Rite Aid Corp. said CEO John Standley is among a number of C-suite executives who are stepping down as part of an organizational shakeup to improve operations and reduce costs. The U.S. drugstore chain said it will cut about 400 full-time corporate positions as part of the restructuring.
COO Kermit Crawford is also leaving and will be replaced by Rite Aid Stores COO Bryan Everett, while CFO Darren Karst will be replaced by Chief Accounting Officer and Treasurer Matt Schroeder. Brian Hoover, group vice president, will succeed Schroeder as chief accounting officer.
The exit of Crawford and Karst will be effective immediately, while Standley will continue as a CEO till a replacement is named, the company said March 12.
Rite Aid said it will consolidate additional senior leadership roles resulting in the elimination of certain positions. It also plans to reduce managerial layers and consolidate roles across the company, cutting more than 20% of the corporate roles, or nearly 400 full-time positions.
Nearly two-thirds of the reductions will take place immediately, while the remaining one-third by the end of fiscal 2020, the company said.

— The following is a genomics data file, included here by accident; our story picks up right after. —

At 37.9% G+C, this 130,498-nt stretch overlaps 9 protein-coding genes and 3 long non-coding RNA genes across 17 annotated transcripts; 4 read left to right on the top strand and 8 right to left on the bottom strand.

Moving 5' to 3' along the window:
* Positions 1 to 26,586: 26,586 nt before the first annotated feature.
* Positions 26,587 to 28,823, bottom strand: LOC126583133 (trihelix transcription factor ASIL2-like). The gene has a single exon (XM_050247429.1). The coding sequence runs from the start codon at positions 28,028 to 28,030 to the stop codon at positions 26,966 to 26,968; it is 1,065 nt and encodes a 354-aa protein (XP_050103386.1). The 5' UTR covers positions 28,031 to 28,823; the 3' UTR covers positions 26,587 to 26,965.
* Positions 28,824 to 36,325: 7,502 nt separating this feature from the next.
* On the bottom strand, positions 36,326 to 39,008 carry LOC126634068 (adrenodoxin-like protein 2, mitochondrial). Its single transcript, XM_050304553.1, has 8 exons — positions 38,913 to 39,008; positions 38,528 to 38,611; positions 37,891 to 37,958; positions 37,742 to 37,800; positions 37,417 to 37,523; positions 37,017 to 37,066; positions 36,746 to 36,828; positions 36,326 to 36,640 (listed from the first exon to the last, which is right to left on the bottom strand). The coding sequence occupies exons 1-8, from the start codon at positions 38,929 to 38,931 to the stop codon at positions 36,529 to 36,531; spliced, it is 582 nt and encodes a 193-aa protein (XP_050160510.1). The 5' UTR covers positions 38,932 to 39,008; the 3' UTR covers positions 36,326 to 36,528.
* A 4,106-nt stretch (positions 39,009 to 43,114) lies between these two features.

Rite Aid Chairman Bruce Bodaken said the leadership and organizational changes "more closely aligning the structure and leadership" of the company with its present scale.
"These are difficult decisions and we recognize the implications they have for individuals across our organization. However, it is imperative we take action to reduce the cost of current operations and become a more efficient and profitable company," Bodaken said.
"The Board believes that now is the right time to undertake a leadership transition."
The drugstore chain said it expects to save about $55 million annually through restructuring, of which nearly $42 million will be realized within fiscal year 2020. The savings are expected to offset an expected reduction in income related to a sale of its stores under the transition services agreement with Walgreens Boots Alliance Inc.
Rite Aid expects to incur a one-time charge of about $38 million related to the restructuring.